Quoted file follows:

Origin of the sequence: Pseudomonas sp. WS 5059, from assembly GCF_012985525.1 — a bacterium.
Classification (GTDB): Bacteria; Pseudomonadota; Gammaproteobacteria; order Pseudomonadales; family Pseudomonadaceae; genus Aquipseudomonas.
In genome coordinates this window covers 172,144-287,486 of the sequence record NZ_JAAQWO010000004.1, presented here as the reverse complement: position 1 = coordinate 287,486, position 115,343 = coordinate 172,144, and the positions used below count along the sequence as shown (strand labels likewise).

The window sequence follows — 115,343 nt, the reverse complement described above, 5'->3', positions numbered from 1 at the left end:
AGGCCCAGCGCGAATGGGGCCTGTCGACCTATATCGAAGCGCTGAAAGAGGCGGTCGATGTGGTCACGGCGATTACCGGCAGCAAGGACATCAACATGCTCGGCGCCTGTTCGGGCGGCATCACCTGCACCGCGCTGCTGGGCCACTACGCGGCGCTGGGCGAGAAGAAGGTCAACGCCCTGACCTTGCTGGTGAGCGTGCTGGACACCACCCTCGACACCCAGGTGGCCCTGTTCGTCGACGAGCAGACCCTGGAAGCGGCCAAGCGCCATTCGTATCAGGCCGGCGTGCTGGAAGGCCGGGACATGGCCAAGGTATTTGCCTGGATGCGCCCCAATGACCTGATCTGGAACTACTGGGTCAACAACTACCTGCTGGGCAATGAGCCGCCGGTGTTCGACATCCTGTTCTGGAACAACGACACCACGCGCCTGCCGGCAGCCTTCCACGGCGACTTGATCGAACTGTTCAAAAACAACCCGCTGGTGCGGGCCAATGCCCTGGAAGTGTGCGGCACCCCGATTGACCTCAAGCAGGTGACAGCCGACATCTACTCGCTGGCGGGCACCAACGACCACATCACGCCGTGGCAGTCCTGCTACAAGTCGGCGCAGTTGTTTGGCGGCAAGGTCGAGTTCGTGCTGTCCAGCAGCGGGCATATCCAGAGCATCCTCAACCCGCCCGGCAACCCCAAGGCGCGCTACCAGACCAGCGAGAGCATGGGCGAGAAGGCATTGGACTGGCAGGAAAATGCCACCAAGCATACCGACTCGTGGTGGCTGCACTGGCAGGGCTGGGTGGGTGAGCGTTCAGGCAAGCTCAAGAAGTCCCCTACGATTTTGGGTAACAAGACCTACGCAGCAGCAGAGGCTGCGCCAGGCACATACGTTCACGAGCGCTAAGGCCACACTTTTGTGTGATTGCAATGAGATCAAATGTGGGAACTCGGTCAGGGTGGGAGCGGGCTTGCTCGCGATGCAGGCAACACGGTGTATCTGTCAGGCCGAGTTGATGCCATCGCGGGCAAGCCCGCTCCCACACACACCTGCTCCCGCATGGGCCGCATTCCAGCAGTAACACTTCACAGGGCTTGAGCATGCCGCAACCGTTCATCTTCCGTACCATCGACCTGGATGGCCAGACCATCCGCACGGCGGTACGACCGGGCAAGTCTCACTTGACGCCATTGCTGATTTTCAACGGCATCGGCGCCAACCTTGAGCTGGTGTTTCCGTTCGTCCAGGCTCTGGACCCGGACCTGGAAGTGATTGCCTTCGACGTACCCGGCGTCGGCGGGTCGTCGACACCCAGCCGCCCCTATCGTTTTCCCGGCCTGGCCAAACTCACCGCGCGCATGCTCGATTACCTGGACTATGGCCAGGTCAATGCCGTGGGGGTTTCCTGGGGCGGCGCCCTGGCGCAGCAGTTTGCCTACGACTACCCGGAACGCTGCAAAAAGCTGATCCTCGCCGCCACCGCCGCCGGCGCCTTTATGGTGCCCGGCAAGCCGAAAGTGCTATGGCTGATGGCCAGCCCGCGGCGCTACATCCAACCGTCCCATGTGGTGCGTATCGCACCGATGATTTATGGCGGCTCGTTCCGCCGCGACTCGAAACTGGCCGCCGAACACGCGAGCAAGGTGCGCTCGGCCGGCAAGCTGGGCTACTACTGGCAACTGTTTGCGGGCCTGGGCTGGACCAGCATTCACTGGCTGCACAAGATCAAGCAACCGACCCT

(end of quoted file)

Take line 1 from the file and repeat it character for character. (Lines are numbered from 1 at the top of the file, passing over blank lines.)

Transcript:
Origin of the sequence: Pseudomonas sp. WS 5059, from assembly GCF_012985525.1 — a bacterium.